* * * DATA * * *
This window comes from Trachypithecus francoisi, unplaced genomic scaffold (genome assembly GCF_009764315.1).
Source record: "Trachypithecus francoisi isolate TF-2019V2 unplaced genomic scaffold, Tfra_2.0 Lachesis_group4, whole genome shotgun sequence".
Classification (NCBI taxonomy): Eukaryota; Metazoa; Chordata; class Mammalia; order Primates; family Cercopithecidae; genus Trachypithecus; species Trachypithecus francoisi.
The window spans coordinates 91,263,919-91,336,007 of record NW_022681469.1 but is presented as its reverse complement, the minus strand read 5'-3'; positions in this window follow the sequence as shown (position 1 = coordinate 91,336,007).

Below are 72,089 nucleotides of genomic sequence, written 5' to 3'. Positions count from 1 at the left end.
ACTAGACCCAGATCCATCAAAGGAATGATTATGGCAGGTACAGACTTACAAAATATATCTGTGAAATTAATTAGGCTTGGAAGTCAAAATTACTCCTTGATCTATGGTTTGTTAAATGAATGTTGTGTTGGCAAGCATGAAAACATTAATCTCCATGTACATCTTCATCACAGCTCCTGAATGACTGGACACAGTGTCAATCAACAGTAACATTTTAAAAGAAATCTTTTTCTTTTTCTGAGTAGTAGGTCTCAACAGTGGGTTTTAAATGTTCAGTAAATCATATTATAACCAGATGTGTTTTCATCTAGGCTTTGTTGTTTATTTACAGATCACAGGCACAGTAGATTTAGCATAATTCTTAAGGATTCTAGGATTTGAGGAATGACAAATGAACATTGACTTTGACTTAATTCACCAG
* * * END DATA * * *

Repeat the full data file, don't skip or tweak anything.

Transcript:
This window comes from Trachypithecus francoisi, unplaced genomic scaffold (genome assembly GCF_009764315.1).
Source record: "Trachypithecus francoisi isolate TF-2019V2 unplaced genomic scaffold, Tfra_2.0 Lachesis_group4, whole genome shotgun sequence".
Classification (NCBI taxonomy): Eukaryota; Metazoa; Chordata; class Mammalia; order Primates; family Cercopithecidae; genus Trachypithecus; species Trachypithecus francoisi.
The window spans coordinates 91,263,919-91,336,007 of record NW_022681469.1 but is presented as its reverse complement, the minus strand read 5'-3'; positions in this window follow the sequence as shown (position 1 = coordinate 91,336,007).

Below are 72,089 nucleotides of genomic sequence, written 5' to 3'. Positions count from 1 at the left end.
ACTAGACCCAGATCCATCAAAGGAATGATTATGGCAGGTACAGACTTACAAAATATATCTGTGAAATTAATTAGGCTTGGAAGTCAAAATTACTCCTTGATCTATGGTTTGTTAAATGAATGTTGTGTTGGCAAGCATGAAAACATTAATCTCCATGTACATCTTCATCACAGCTCCTGAATGACTGGACACAGTGTCAATCAACAGTAACATTTTAAAAGAAATCTTTTTCTTTTTCTGAGTAGTAGGTCTCAACAGTGGGTTTTAAATGTTCAGTAAATCATATTATAACCAGATGTGTTTTCATCTAGGCTTTGTTGTTTATTTACAGATCACAGGCACAGTAGATTTAGCATAATTCTTAAGGATTCTAGGATTTGAGGAATGACAAATGAACATTGACTTTGACTTAATTCACCAG